Inciardi Paste Tomato
This tomato is remarkable for its wonderful, full tomato flavor, for its full body when it is cooked down into a puree for sauce, for its size on the vine, and for the number of fruits per vine. It is understandable that John Inciardi said “This is the only tomato our family has ever grown.”
The varietal name is “Inciardi” which is not its ethnic name but was assigned by the seed saver Vicki Nowicki. She was given the tomato decades ago by the son of the Henry Inciardi who had brought it to the States from Sicily in 1900.
Since 1900, it has only been grown in the Chicago, Illinois area. It is not bothered by the heat and droughts common there and so should be considered a perfect regional tomato.
The Inciardi Tomato was brought through Ellis Island with the Inciardi family when Henry was a very young man. The family carried with them from Sicily their entire food supply in the form of seeds. Fearing that the seeds would be confiscated by the authorities at Ellis Island, they sewed them into the clothing of the family members.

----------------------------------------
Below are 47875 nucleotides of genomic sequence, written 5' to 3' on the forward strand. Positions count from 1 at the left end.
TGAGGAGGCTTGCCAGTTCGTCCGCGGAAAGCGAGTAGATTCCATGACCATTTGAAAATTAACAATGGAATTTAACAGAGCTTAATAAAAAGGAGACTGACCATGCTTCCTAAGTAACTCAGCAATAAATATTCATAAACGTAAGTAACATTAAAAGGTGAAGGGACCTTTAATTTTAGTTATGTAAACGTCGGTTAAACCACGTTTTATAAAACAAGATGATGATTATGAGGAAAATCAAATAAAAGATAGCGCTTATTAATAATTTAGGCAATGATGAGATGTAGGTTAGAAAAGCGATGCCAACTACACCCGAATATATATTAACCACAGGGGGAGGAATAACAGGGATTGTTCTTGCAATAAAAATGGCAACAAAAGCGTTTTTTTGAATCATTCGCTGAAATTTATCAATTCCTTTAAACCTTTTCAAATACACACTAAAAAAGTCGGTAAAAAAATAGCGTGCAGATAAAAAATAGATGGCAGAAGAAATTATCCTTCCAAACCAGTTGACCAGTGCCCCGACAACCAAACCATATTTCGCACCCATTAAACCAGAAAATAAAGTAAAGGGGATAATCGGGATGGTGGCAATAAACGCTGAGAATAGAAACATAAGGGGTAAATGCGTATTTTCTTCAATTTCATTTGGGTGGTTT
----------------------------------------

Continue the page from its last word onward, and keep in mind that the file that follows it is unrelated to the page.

The Inciardi family went from New York directly to Chicago and began growing this tomato every year, eventually passing it down to their son who also grew it every year. Henry Inciardi found a job with Western Electric. In 1915, Western Electric decided to treat their employees to an outing on the Eastland, a huge ship that would take them on a cruise on the Chicago River for a sumptuous picnic and a festive day. Thousands of employees, in their excitement, rushed the ship and crammed themselves to one side to let everyone on, not realizing that their actions would upset the equilibrium of the huge ship. It capsized in the port, drowning hundreds of people, including Henry’s wife. Henry, who was a powerful swimmer due to a seaside job he had had in Sicily in his youth. He survived the catastrophe, remarried, raised a son, and continued to grow this tomato for his family and his community.
Embodied in this tomato is the story of an entire community of historic import to Chicago, who came originally from Sicily and became a part of the factory life of that city, of which the Eastland Disaster is one of the most famous and well remembered events.
As of 2014, only about a dozen people were growing the Inciardi Tomato and saving its seed.